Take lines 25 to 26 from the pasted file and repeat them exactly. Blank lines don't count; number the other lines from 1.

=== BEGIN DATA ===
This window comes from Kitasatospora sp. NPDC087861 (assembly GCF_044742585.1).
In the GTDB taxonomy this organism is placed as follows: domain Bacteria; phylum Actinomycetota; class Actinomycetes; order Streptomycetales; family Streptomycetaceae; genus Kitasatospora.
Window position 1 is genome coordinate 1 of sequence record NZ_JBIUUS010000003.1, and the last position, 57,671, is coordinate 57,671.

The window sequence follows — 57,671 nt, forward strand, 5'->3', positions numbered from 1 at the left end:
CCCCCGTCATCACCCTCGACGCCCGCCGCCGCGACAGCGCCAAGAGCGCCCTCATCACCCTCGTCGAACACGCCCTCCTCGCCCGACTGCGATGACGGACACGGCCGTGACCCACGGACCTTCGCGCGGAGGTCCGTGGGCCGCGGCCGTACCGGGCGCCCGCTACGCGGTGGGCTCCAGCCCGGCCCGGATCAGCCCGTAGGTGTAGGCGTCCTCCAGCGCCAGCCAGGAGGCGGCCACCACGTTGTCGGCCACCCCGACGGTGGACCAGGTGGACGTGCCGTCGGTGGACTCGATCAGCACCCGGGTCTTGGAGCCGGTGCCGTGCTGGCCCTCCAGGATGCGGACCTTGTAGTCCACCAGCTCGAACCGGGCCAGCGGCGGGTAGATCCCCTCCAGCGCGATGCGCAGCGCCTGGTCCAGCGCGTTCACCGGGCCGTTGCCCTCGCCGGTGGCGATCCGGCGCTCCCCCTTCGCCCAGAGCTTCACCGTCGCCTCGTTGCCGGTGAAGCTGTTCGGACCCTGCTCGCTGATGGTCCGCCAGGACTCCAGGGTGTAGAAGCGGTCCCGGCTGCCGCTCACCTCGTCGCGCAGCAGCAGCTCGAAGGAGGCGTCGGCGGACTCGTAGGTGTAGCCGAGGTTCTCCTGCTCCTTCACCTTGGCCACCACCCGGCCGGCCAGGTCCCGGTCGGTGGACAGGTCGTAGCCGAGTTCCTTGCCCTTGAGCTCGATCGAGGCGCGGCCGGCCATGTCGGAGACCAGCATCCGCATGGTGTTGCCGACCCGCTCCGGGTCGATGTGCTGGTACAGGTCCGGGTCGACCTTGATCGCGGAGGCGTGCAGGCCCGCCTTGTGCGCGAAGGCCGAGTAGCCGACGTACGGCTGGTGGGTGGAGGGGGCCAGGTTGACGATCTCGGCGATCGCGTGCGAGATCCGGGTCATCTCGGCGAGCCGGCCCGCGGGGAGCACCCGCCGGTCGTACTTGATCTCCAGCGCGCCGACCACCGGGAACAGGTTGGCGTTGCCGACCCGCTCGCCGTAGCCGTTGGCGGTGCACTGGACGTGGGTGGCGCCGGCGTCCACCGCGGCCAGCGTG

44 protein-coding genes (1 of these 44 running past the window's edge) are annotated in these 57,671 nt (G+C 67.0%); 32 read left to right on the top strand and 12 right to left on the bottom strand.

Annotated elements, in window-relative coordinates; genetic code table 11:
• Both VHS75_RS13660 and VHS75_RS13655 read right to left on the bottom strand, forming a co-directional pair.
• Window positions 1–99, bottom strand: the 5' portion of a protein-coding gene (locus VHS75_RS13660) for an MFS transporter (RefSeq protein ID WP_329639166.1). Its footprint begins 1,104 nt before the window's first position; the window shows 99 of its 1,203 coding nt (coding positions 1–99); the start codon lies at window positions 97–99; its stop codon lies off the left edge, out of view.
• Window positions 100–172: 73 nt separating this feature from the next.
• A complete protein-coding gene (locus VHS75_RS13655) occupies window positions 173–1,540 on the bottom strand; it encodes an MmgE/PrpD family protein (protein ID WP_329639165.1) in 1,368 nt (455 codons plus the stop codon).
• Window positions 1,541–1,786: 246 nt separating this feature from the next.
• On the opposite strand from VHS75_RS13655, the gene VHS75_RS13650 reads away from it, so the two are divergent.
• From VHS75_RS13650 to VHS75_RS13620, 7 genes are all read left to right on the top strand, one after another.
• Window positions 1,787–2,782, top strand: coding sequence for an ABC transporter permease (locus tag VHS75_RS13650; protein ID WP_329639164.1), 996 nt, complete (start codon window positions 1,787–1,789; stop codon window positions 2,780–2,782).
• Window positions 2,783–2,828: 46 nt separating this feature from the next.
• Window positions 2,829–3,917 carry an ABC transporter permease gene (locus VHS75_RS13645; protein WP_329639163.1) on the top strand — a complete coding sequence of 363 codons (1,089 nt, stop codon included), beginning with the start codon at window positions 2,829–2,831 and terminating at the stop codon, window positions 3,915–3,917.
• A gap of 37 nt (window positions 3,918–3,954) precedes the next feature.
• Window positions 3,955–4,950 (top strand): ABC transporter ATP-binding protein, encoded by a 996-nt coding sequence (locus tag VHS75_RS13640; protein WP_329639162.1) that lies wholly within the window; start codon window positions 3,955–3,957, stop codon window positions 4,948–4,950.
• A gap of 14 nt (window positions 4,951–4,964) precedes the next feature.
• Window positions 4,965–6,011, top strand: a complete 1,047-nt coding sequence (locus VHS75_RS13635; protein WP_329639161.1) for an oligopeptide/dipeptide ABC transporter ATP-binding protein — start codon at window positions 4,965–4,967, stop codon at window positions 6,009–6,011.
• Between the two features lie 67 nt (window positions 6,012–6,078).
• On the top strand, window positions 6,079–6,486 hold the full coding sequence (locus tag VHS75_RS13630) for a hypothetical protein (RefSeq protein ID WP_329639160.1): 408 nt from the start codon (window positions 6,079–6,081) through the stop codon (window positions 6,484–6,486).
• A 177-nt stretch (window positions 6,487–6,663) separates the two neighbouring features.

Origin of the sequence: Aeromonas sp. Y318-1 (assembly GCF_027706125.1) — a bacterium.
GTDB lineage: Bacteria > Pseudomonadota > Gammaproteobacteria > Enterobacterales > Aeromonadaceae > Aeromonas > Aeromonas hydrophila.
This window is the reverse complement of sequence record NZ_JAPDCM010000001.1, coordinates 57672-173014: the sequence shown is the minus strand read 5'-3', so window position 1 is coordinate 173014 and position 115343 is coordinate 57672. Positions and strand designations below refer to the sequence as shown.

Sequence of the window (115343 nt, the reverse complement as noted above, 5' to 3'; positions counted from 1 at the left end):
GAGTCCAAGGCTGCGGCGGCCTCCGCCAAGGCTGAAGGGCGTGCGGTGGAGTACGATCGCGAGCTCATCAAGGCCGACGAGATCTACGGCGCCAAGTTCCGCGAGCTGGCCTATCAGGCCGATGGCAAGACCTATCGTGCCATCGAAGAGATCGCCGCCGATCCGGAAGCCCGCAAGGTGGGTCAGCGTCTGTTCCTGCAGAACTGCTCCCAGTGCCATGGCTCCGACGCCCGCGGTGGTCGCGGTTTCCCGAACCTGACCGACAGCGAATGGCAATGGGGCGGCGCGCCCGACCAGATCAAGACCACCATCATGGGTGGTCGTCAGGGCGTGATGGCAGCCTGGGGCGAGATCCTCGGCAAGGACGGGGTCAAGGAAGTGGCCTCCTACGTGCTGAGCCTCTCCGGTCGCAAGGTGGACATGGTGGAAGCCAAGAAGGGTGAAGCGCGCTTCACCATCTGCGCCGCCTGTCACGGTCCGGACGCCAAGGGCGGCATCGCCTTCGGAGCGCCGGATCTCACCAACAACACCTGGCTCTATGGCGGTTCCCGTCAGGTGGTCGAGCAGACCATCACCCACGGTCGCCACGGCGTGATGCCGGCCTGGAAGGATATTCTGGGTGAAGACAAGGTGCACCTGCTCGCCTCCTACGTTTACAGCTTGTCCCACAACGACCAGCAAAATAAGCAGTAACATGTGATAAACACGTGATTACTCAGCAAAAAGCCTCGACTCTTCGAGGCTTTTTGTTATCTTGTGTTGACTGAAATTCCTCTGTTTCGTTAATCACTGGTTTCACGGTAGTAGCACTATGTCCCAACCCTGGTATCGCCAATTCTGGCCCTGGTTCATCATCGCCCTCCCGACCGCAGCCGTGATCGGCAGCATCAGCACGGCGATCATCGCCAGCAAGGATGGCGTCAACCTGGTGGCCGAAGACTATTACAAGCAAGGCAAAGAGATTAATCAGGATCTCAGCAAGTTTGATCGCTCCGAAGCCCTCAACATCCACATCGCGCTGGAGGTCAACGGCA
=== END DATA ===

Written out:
Origin of the sequence: Aeromonas sp. Y318-1 (assembly GCF_027706125.1) — a bacterium.
GTDB lineage: Bacteria > Pseudomonadota > Gammaproteobacteria > Enterobacterales > Aeromonadaceae > Aeromonas > Aeromonas hydrophila.